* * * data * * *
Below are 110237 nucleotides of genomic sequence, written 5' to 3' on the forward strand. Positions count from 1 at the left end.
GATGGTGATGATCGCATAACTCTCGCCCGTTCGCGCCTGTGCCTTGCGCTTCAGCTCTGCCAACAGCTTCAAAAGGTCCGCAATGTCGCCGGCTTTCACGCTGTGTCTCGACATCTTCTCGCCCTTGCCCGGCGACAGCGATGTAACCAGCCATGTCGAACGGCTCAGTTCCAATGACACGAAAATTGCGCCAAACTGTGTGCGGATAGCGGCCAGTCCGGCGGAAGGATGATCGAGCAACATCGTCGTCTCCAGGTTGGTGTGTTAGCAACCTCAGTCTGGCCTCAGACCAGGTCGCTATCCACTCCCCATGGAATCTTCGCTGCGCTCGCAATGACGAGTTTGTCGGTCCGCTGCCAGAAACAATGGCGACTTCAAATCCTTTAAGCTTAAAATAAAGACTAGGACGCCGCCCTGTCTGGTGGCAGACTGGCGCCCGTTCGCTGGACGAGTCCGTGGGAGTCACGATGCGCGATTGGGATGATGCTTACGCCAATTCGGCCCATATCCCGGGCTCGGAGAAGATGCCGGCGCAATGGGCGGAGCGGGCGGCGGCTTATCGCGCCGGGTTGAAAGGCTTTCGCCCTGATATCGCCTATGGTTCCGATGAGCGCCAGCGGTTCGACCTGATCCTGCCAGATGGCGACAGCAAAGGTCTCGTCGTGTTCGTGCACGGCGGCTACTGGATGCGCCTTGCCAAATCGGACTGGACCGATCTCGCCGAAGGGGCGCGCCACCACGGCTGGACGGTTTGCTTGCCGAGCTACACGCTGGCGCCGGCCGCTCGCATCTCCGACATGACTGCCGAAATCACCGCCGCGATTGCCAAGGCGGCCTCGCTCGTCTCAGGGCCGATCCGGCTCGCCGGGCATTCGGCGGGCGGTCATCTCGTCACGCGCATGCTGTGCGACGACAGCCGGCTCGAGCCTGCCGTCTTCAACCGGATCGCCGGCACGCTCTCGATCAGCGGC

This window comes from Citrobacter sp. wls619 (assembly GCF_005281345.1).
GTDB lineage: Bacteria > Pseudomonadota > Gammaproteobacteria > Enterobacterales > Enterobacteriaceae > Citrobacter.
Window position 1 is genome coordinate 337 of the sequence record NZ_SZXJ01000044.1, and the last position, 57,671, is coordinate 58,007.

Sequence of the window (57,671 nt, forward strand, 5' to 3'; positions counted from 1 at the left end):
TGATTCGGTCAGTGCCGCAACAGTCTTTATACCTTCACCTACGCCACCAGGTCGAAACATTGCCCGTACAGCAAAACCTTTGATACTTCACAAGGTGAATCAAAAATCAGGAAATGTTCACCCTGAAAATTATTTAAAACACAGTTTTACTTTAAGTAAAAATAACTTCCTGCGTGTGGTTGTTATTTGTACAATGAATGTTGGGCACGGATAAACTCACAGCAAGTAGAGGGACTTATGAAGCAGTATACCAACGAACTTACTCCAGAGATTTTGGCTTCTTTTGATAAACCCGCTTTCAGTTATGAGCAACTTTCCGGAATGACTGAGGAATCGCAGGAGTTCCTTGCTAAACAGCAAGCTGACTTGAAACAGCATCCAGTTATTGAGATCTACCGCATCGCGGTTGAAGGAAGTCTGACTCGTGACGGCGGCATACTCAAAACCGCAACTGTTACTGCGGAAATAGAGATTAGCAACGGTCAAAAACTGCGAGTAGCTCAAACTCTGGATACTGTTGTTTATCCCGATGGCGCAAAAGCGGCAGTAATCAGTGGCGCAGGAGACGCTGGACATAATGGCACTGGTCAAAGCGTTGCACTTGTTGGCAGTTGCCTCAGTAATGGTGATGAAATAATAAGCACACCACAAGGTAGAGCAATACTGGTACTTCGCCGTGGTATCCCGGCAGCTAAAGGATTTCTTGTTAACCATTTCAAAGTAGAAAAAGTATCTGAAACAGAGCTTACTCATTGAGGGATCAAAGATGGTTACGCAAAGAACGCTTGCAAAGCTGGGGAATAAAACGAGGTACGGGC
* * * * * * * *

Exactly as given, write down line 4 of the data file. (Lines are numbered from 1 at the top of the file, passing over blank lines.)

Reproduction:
GTDB lineage: Bacteria > Pseudomonadota > Gammaproteobacteria > Enterobacterales > Enterobacteriaceae > Citrobacter.